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Mark Osler: Problem with America’s tech companies rooted in antitrust, not free speech

Mark Osler: Problem with America’s tech companies rooted in antitrust, not free speech

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About a decade ago, before I became a member of the Board of Contributors at the Trib, I fired off a hot take op-ed on a divisive issue: same-sex marriage. Even though my defense of same-sex marriage (which was then illegal in most states) was cogent and relevant, this newspaper refused to publish it.

And you know what? That was their right. It was not a denial of my First Amendment rights. The First Amendment is pretty clear: “Congress shall make no law ... abridging the freedom of speech...” The Fourteenth Amendment later extended this to action by the states. Freedom of speech guarantees freedom from government restrictions. Private actors, like this newspaper and Twitter, are not affected.

That means that the actions taken by social media companies including Twitter, Facebook and Amazon in the wake of a violent insurrection at the nation’s Capitol on Jan. 6 — booting the president from their platforms and pushing the alternative venue Parler off the internet — are not a violation of free speech, at least as we use that term in connection with the First Amendment. Neither was Simon & Schuster’s choice to not publish a book by Sen. Josh Hawley of Missouri after he tried to delay the vote certifying the results of the 2020 presidential election. Oddly, Hawley — a graduate of Yale Law School and a former attorney general of Missouri — wrongly claimed a violation of his First Amendment rights in contesting the decision. My hunch is that he knew better, but was playing to an audience who did not know better. Misleading constituents about the contents of the Constitution is not a good choice.

I personally think that Twitter and Facebook were right to enforce their policies even against the president of the United States. Others disagree with the decisions of Twitter and the others of course, for a variety of reasons other than the First Amendment. One of the better arguments for keeping @RealDonaldTrump on Twitter is that Trump’s appearances on Twitter created a remarkably transparent presidency. Much of the time, his Twitter feed told anyone who cared to check in exactly what he was watching on television, what he thought about it and who he was angry with on that day. It was a bizarre kind of reality show, where grudges were established, insults hurled, and promises made. It wasn’t irrelevant though; the grudges and insults often signaled who was about to be fired, and the promises were sometimes kept (for good or bad).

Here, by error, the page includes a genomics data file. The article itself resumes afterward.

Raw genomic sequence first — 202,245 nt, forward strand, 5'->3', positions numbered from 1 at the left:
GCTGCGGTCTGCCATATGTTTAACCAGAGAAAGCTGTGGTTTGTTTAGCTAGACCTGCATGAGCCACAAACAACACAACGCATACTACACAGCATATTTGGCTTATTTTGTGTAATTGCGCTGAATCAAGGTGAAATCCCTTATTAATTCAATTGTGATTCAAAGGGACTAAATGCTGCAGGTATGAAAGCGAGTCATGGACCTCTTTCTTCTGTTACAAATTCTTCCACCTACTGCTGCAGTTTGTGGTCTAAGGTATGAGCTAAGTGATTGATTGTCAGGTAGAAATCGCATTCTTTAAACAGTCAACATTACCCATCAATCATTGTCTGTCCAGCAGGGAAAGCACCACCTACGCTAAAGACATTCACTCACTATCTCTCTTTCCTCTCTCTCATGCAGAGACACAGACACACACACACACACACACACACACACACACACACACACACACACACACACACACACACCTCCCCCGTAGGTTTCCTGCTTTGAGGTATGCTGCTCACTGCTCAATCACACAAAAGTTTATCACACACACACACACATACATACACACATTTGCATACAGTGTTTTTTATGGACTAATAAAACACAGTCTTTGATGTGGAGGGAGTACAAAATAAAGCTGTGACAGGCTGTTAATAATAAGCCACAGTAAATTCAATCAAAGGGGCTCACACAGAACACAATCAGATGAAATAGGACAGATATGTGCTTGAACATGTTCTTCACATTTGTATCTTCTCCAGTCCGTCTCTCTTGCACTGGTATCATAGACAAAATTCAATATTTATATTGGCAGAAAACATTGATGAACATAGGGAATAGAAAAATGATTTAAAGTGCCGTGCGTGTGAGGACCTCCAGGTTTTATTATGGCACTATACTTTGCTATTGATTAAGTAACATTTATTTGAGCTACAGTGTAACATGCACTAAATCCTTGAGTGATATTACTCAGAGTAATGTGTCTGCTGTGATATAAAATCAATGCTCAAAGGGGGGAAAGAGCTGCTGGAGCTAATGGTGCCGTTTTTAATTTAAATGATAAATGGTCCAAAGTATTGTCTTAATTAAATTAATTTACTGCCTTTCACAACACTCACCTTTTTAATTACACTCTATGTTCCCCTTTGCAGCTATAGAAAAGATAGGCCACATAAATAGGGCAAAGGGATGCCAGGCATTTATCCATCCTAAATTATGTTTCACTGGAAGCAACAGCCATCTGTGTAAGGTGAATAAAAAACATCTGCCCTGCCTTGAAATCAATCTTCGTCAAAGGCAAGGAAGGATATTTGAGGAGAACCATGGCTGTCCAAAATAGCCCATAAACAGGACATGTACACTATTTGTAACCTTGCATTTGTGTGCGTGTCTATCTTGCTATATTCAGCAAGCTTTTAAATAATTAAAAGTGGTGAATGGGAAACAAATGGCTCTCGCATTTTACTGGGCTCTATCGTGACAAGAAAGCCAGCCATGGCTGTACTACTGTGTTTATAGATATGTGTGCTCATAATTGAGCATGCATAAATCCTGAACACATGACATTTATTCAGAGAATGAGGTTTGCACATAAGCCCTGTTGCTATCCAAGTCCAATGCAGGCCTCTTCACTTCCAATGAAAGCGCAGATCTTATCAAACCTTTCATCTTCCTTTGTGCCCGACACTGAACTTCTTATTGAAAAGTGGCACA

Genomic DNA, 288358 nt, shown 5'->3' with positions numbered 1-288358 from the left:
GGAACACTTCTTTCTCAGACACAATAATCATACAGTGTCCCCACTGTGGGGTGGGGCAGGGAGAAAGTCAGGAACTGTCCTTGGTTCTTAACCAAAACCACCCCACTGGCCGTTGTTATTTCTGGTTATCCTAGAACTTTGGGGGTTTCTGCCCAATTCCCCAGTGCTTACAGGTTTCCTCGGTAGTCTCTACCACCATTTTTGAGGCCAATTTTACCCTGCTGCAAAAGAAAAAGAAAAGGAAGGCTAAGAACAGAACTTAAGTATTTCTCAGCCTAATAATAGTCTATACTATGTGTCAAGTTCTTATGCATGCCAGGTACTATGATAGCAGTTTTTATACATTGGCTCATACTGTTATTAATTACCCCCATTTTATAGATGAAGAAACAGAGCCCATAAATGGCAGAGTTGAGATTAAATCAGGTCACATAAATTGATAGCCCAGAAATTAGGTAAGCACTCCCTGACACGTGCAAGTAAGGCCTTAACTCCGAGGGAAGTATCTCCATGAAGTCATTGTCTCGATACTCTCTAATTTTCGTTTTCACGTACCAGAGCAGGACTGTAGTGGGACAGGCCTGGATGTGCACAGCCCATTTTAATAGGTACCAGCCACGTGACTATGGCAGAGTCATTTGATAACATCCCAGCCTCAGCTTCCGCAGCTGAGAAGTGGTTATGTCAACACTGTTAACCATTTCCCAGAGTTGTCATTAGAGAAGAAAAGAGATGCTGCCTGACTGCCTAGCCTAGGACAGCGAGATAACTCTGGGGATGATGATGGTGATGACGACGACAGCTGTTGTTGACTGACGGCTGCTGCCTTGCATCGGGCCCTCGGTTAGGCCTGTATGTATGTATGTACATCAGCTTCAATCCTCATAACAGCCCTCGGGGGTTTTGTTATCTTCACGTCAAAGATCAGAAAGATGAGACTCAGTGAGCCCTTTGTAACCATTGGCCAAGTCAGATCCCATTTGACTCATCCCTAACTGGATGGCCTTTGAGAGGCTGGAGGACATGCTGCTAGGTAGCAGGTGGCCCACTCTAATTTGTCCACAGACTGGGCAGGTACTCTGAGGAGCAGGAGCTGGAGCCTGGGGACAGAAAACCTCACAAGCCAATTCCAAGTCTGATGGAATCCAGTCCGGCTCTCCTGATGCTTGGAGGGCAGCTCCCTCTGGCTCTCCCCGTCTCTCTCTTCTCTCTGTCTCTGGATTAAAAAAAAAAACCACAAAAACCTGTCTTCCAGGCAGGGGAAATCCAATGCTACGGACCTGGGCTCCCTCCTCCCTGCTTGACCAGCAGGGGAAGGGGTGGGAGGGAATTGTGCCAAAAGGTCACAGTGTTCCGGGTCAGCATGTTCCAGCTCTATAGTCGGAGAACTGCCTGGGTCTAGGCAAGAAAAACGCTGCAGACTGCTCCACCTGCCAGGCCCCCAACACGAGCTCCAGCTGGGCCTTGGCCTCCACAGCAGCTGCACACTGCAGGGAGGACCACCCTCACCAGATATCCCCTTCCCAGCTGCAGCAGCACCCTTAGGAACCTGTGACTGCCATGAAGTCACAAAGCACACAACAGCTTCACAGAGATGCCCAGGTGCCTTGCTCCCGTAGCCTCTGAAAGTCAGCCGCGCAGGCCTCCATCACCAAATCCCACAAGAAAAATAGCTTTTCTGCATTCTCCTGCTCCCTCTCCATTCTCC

In the end, the important legal issue raised by tech companies in the last week is one of antitrust, as many others have argued. As with other industries, we have let the biggest tech corporations get too big for the good of our nation. That power allows them not only to control markets, but speech.

Let’s look at just three big companies involved in recent efforts to restrict President Trump’s access to the public: Amazon, Facebook and Twitter. They present very different scenarios.

Amazon has become a behemoth, driving not only small businesses but large corporations from the marketplace. But while it grew, it also moved sideways into book publishing, manufacturing products, producing movies and television shows, and hosting cloud computing and storage. Most importantly, it has dominated the infrastructure of internet commerce and now other companies — who normally would be competitors — rely on Amazon to make their businesses run. In fact, it was this platform domination that allowed it to boot the conservative-leaning social media site Parler off of the internet. And yet, even as the European Union targets Amazon for antitrust violations, its anticompetitive growth here has been largely unchallenged.

Facebook has taken a different route — buying up competitors. Among many other acquisitions, Facebook paid $20 billion to buy two key competitors, Instagram and WhatsApp, giving it control of three of the leading social media outlets. That breadth is what allowed it to bar President Trump from multiple media outlets at once. Unlike Amazon’s case, this traditional route to destroying competition has spurred serious government action. The Federal Trade Commission sued Facebook for antitrust violations in December — a promising development, but too late to affect the limitations on the president.

Twitter, meanwhile, has pretty much stuck to its lane. While it has grown because of the popularity of its core business, it did not move to dominate platforms like Amazon or gobble up competitors like Facebook. It is much less susceptible to charges of antitrust activities.

Put it all together, and consider how effective antitrust activities a few years ago would have affected the events of the last week. Yes, Twitter would still have banned President Trump. But other significant outlets would probably have remained more available to him, and to all of us.

Crisis often brings underlying problems to the surface. While the recent cries claiming violation of the right to free speech were ill-informed, the actions of Big Tech showed us exactly where lax enforcement of antitrust law can take us.

Mark Osler is the Robert and Marion Short Professor of Law at the University of St. Thomas in Minneapolis. He taught at Baylor Law School from 2000 to 2010.

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